When I was growing up, my mom didn’t have a lot of girlfriends. She had a best friend who lived far away, but they talked and wrote letters. She was friendly with some of my friends’ parents (of course some more than others). But she didn’t go out for girls’ night or away for girls’ weekends.
I grew up with a very strong group of girlfriends. As a teen (ignorant as I was), I often wondered if my mom even had friends from her former life, and if she did, where they had gone.
Fast forward many years, and I am realizing how much like my mother I actually am. In our current social-media-based world, it may seem like I have a lot of friends. And yes, despite being introverted, I do have friends from all of the different phases of my life.
I am sure I will receive a healthy dose of criticism for admitting this. The truth is, I have never been the best at keeping in touch with people when life circumstances change. After college, I moved away for graduate school, while all of my friends moved back home. As they grew closer together after four years of being apart, I was frustratingly absent. Then all in a blur, there was work, marriage, kids, a move to suburbia, and the purchase of a home. I am usually overwhelmed by the hectic pace and responsibilities of life.
Over the past years since having children, I have become acutely aware of how my pre-parenthood friendships have suffered. I don’t often catch up with these friends, not because I do not love them and miss them, but because I am, for lack of a better phrase, bad at it. I often hear people bemoan being forgotten by their childless friends. In my case, I haven’t found that. Instead, I’m the problem.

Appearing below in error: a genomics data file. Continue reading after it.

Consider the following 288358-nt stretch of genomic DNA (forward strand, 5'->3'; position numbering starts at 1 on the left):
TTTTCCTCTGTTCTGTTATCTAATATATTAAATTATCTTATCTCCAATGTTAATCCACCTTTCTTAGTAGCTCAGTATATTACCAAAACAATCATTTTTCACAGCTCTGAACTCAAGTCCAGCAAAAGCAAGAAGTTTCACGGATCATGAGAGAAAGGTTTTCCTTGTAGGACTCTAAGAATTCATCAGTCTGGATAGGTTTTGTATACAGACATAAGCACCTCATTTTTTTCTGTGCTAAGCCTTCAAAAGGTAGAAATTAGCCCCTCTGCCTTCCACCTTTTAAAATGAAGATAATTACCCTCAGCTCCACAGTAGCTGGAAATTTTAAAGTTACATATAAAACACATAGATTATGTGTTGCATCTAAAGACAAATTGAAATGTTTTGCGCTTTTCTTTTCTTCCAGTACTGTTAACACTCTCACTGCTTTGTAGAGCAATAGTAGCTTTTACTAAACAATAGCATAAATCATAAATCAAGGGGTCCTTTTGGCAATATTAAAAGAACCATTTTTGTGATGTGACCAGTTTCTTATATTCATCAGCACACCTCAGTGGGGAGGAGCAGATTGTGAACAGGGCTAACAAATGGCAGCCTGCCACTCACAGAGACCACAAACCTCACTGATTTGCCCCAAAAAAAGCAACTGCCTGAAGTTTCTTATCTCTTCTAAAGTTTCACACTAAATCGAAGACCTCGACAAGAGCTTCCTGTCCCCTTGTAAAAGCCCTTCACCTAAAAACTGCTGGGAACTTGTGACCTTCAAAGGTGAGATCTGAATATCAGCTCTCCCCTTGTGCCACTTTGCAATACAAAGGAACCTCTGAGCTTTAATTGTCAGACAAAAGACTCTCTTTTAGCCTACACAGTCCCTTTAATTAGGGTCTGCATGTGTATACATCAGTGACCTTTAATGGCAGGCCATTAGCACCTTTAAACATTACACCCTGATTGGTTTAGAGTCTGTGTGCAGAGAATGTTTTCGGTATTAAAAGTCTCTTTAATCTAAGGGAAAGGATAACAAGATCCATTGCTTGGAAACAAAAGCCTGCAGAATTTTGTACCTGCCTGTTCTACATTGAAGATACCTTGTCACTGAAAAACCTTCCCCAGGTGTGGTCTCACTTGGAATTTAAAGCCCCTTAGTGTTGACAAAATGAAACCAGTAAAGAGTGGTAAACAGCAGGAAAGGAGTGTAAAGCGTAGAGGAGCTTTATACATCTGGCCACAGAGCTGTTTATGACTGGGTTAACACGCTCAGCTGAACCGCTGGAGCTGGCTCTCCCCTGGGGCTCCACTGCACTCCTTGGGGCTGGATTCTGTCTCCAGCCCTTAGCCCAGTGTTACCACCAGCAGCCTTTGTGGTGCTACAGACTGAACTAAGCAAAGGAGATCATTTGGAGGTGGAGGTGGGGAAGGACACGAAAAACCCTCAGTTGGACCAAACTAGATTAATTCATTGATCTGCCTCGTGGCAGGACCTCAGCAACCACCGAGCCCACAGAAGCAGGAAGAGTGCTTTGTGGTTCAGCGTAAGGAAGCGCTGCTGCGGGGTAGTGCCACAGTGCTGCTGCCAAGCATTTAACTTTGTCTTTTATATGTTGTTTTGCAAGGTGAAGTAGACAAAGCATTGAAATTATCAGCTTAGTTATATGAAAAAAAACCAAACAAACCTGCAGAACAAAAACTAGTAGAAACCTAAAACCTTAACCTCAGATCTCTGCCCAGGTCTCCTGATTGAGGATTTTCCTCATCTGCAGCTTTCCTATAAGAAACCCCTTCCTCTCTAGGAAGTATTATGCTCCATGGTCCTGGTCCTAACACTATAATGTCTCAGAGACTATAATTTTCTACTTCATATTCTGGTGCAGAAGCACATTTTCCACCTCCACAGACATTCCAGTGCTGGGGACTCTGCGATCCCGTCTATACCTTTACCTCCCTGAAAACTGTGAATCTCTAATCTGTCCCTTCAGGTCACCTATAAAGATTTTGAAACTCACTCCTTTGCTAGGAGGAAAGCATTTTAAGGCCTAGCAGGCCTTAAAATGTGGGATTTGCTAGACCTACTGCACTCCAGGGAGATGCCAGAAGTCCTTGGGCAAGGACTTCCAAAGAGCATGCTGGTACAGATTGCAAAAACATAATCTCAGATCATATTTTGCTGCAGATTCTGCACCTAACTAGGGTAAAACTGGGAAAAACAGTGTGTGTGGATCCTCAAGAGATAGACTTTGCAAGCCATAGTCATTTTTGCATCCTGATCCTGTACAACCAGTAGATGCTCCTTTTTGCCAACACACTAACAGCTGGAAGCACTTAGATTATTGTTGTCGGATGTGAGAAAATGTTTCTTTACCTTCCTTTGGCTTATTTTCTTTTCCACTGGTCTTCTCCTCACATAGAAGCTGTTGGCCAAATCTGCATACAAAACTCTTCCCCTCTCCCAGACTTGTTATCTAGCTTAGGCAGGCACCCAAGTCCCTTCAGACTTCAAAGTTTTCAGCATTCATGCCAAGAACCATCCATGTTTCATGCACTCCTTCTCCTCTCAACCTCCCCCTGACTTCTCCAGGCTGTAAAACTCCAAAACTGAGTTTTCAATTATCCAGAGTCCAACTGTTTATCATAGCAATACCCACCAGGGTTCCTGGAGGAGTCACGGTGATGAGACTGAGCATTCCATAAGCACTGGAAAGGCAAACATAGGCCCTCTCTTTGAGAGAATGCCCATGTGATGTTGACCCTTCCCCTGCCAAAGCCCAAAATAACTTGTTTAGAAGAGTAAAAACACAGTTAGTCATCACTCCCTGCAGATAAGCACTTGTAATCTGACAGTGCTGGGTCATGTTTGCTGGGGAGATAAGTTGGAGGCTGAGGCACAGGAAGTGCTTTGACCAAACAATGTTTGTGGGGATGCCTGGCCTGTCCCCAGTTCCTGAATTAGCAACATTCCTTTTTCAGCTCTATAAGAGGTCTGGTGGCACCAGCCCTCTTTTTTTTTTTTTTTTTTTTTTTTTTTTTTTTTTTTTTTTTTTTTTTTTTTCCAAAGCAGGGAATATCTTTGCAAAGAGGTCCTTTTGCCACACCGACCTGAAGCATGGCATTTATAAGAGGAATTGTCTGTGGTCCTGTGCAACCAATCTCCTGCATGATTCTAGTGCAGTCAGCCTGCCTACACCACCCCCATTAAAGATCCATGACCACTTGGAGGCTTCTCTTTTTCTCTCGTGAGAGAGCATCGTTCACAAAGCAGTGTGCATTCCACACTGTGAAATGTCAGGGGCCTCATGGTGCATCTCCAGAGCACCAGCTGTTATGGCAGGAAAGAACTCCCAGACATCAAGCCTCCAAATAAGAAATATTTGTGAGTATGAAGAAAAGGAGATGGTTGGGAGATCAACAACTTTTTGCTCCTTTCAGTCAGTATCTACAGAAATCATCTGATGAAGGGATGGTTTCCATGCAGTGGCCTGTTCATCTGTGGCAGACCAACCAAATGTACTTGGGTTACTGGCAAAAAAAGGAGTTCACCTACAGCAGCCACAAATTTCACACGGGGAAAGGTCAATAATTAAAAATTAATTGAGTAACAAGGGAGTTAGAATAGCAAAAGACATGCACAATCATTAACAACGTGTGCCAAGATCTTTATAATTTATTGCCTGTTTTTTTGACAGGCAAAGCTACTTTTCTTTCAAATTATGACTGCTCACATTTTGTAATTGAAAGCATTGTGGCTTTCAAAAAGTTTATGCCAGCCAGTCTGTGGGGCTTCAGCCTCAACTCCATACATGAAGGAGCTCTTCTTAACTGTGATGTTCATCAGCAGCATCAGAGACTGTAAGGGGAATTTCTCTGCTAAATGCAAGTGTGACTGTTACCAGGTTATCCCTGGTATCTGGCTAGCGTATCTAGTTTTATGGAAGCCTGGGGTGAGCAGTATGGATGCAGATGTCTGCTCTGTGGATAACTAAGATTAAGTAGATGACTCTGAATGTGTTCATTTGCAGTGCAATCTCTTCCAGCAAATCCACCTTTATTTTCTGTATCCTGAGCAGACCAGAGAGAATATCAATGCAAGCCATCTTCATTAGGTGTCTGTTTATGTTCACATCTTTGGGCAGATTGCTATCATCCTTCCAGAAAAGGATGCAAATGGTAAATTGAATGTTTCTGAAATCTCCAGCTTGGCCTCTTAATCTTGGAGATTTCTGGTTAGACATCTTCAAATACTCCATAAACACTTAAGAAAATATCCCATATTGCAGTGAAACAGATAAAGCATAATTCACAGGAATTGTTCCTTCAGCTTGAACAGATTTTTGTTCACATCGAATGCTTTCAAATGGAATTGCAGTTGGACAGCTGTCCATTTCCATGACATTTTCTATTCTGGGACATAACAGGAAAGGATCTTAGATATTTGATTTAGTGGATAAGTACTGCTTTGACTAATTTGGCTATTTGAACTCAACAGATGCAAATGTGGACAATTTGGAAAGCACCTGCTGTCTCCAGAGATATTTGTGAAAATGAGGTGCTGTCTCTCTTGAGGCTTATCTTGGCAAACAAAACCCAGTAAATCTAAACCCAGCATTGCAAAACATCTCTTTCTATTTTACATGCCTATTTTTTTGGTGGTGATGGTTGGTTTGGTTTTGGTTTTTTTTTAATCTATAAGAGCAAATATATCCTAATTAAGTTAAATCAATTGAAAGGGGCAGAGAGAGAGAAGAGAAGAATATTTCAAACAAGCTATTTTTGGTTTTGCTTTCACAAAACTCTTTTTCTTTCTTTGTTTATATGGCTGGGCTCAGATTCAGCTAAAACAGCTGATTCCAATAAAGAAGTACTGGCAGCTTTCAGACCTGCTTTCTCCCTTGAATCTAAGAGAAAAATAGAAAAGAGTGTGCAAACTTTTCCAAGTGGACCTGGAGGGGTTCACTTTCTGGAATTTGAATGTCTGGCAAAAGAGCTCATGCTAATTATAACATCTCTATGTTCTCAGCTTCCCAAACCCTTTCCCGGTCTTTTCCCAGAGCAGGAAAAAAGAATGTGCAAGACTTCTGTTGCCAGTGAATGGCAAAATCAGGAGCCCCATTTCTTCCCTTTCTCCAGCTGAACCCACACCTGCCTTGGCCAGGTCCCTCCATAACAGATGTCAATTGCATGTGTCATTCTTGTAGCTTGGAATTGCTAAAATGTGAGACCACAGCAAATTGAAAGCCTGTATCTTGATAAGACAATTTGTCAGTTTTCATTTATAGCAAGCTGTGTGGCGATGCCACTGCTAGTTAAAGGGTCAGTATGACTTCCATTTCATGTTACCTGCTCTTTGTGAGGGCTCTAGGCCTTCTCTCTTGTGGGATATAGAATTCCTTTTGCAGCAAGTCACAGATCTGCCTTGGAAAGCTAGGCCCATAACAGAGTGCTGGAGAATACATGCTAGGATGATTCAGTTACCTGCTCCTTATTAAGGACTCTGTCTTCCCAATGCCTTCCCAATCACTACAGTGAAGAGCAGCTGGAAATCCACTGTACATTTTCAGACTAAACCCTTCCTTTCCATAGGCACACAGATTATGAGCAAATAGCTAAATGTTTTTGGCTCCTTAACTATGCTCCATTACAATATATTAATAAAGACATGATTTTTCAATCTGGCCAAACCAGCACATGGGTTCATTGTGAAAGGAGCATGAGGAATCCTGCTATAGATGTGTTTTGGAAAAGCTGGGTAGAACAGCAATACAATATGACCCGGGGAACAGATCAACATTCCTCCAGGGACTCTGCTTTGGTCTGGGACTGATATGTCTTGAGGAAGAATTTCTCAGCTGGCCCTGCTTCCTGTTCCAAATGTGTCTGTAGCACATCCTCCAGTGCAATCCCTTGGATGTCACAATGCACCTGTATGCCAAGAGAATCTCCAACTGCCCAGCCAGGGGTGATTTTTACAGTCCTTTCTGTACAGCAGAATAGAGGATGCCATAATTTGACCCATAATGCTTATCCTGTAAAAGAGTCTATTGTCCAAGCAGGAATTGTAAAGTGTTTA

I don’t write this to make excuses. Rather, I write it to be honest with myself about a part of me that I wish I could improve upon but find so much trouble doing. I am lucky and thankful to have a healthy family, a roof over our heads, and more than enough food to eat, but I am at times thoroughly exhausted by daily life. There is always someone or something that demands my immediate attention, whether it be my hungry/bored/tantruming/[insert-word-here] children, a pile of bills, impending work deadlines, meals to pack and plan, or home maintenance that cannot be ignored. Most days, when I finally stop running around like a chicken with my head cut off, I have nothing left to give. The thought of picking myself up to travel two hours into the city to see friends is frankly more than I can bear.
And I am ashamed to admit that.
Motherhood brings out the best and worst in all of us. Recognizing and acknowledging our faults is the first, and often the hardest, step in improving ourselves for the future. I know myself, and I know my limits. While a night out with friends is what some people might need to unwind and reset, I know that what I need is two hours alone with nothing and no one demanding my attention. When I don’t listen to that inner voice telling me to put my feet up for just a few seconds, I eventually suffer the consequences and break down.
But none of this means that I can’t do better. This post is my public commitment to do so.
So, friends, if you’ve wondered where I’ve gone… I’ve been in the weeds, and I’m sorry I’ve been a bad friend. I love you.